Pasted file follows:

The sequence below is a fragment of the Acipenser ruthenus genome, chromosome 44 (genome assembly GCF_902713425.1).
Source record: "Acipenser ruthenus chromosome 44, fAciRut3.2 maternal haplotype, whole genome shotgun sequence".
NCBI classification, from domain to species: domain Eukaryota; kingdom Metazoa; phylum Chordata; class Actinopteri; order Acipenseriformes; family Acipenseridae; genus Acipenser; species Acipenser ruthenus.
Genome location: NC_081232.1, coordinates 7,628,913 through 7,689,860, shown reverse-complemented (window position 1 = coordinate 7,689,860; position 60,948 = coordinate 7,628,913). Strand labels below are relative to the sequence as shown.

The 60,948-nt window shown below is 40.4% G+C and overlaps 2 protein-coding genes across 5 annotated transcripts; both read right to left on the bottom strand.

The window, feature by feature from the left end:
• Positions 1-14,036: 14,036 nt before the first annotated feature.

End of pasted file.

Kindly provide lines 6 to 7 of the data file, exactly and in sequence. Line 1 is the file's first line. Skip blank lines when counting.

The window, feature by feature from the left end:
• Positions 1-14,036: 14,036 nt before the first annotated feature.